California condors have been out of Northern California’s redwoods since 1892, according to a statement from the Yurok Tribe, California’s largest Native American tribe.
There are only around 200 adult California condors left in the wild, according to the International Union for the Conservation of Nature (IUCN). Of these, only 93 have produced offspring.
“For countless generations, the Yurok people have upheld a sacred responsibility to maintain balance in the natural world. Condor reintroduction is a real life manifestation of our cultural commitment to restore and protect the planet for future generations,” Joseph L. James, chairman of the Yurok Tribe, said in the statement.
“On behalf of the Yurok Tribe, I would like to thank all of the individuals, agencies and organizations that helped us prepare to welcome prey-go-neesh condor back to our homeland,” he said, using the Yurok name for the California condor.
The pair of condors were released from the Northern California Condor Restoration Program’s flight pen at around 10:30 a.m. on Tuesday and immediately started flying over the redwoods, according to a Facebook post from the tribe. They hope to release two more captive-raised condors at a later date and eventually cultivate a self-sustaining condor population like the one that once thrived in the area.
The four total condors, including one female and three males between the ages of two and four years old, were all born in captivity. But they were raised in large flight pens designed to mimic their natural environment as closely as possible to prepare them for life in the wild. The World Center for Birds of Prey even lent the reintroduction program a seven-year-old condor to teach the youngsters “worldly knowledge they need to survive outside of captivity.” The birds will be closely monitored for “appropriate behavior” after release, the statement said.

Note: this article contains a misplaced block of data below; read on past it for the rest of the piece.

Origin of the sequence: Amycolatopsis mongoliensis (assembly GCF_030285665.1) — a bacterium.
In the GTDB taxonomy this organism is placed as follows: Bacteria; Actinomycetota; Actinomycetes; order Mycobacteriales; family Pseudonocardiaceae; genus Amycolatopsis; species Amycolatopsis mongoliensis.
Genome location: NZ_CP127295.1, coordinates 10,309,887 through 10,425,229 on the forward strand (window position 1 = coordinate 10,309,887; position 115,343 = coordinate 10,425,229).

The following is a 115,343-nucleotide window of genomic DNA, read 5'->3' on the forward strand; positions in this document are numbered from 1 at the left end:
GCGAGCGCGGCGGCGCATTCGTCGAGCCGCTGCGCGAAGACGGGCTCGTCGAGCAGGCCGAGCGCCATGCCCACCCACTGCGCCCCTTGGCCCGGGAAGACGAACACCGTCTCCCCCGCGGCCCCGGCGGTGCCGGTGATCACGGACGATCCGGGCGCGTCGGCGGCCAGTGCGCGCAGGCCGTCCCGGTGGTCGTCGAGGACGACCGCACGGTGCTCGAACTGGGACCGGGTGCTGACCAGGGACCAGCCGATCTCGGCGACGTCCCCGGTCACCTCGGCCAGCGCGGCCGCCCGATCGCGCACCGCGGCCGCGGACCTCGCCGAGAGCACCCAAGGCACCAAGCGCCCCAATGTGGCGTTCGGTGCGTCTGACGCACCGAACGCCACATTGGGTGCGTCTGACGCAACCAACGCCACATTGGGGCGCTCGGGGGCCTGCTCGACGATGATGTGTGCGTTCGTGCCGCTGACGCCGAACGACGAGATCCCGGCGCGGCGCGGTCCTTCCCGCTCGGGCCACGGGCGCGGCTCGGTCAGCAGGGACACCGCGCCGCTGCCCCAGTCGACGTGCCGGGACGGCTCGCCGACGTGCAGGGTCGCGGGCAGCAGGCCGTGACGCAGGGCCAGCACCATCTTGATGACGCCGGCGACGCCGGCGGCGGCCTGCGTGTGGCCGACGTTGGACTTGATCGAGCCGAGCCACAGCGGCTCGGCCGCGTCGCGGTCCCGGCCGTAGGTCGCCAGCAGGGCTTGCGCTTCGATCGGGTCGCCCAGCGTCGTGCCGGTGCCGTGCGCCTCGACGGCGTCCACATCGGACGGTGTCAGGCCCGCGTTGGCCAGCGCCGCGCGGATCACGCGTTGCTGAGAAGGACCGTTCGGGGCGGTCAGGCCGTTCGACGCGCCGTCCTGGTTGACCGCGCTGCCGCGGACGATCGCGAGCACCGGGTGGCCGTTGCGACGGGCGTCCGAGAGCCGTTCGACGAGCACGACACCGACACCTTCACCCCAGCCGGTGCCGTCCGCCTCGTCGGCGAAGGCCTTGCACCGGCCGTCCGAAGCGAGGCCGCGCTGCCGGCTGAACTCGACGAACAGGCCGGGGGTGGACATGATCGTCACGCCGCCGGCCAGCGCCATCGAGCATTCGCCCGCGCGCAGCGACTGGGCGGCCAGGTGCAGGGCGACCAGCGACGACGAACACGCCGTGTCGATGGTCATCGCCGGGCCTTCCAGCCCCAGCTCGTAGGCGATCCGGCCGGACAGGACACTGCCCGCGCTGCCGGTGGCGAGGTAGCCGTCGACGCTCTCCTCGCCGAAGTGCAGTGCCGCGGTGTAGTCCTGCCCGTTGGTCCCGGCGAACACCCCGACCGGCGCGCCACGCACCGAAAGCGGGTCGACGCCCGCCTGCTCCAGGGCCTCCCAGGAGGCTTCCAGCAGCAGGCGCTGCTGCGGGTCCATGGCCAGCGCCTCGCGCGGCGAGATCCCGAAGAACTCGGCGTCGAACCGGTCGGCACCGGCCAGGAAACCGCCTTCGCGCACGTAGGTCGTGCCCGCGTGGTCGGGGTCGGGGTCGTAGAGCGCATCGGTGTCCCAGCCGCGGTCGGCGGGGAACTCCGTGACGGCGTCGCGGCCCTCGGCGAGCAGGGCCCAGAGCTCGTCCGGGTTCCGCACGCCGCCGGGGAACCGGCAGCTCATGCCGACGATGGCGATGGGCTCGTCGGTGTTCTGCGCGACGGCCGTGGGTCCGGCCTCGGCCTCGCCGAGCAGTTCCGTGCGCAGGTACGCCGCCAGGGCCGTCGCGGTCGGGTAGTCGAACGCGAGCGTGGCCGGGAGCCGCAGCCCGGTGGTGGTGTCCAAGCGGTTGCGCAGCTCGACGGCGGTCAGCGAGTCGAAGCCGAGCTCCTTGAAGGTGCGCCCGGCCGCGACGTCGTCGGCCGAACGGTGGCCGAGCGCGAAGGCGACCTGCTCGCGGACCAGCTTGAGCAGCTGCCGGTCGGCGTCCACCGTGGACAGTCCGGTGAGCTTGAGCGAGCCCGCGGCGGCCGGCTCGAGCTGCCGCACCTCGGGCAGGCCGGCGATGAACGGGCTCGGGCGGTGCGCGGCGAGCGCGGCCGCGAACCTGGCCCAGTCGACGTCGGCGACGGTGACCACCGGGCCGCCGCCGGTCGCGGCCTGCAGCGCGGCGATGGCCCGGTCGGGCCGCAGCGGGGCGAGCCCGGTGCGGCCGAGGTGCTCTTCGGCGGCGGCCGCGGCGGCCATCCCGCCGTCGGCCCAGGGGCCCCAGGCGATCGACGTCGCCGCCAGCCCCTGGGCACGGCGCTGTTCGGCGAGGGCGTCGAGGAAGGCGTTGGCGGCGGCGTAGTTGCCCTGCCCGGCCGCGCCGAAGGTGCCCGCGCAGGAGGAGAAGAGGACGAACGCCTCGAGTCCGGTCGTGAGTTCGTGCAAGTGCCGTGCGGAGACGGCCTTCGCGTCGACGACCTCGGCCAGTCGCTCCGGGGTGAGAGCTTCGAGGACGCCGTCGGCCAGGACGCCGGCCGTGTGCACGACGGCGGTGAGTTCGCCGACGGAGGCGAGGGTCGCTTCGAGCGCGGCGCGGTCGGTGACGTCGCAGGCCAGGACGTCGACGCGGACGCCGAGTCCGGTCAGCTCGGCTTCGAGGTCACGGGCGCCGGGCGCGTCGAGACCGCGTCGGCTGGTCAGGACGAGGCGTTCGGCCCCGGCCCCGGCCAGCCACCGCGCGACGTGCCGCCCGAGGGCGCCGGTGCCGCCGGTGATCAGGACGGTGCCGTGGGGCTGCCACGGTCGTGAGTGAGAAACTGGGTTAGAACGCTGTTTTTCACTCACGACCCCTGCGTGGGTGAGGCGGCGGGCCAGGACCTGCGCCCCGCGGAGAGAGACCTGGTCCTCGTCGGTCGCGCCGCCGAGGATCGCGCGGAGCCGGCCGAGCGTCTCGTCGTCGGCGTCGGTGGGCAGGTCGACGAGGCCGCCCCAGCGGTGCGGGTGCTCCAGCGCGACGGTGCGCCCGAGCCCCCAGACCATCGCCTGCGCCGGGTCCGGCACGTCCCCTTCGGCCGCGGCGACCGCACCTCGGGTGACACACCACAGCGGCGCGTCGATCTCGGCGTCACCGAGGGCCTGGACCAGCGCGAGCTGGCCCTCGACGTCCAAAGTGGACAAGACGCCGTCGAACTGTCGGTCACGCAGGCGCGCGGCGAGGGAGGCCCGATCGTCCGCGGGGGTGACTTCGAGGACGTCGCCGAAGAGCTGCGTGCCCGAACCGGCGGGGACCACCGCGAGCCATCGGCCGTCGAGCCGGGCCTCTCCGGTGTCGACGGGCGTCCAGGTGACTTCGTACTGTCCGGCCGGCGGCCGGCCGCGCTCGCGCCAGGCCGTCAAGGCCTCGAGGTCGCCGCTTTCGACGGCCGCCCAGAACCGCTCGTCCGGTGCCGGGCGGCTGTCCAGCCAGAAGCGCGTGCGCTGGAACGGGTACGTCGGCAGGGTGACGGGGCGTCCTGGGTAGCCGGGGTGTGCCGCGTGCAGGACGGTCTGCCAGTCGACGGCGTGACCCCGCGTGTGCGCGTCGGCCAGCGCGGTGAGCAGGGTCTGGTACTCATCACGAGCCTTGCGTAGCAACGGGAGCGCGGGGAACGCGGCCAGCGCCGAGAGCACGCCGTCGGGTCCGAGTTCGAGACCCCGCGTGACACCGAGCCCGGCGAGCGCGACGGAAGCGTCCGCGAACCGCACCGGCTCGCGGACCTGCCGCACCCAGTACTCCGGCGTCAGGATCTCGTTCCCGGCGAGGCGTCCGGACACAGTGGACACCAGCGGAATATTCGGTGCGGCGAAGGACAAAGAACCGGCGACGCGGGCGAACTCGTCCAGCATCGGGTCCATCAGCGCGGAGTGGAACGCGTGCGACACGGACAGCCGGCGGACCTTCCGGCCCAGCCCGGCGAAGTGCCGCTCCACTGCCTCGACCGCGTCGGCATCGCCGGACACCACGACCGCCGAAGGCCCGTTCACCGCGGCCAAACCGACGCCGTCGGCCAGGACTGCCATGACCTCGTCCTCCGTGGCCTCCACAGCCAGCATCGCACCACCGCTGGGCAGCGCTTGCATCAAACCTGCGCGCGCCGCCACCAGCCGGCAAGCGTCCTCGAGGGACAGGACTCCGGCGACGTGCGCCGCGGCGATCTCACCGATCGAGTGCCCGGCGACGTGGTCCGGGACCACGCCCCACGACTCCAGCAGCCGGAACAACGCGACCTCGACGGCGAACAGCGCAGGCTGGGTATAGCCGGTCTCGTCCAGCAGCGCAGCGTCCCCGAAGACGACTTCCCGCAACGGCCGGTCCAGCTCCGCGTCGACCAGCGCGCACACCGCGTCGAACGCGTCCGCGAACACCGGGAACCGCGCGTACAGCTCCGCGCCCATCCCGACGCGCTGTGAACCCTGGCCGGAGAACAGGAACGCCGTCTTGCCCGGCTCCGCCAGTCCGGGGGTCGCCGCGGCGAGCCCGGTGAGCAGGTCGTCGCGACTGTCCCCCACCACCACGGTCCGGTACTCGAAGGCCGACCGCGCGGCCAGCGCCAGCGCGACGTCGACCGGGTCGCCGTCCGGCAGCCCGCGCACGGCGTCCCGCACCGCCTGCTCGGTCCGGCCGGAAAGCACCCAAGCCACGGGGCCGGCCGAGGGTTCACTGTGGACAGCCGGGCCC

The birds are a crucial element of Yurok culture, playing a prominent role in the tribe’s creation story and cultural dances.
“The loss of the condor has limited our capacity to be Yurok because prey-go-neesh is such an important part of our culture and traditions,” Yurok Wildlife Department Director Tiana Williams-Claussen said in the tribe’s statement. “In a very real way, restoring condor habitat and returning condor to Yurok skies is a clear restoration of the Yurok people, homeland, ecological systems, culture, and lifeway,”
The condors’ population declined dramatically during the 20th century due largely to the use of lead bullets for hunting — the birds scavenged carcasses and would die from lead poisoning, according to the IUCN. Birds have also died after consuming carcasses of animals exposed to pesticides and ingesting trash, such as glass fragments and plastic pieces. In 2019, California banned the use of lead ammunition in wildlife hunting in an effort to help protect scavengers like the condors.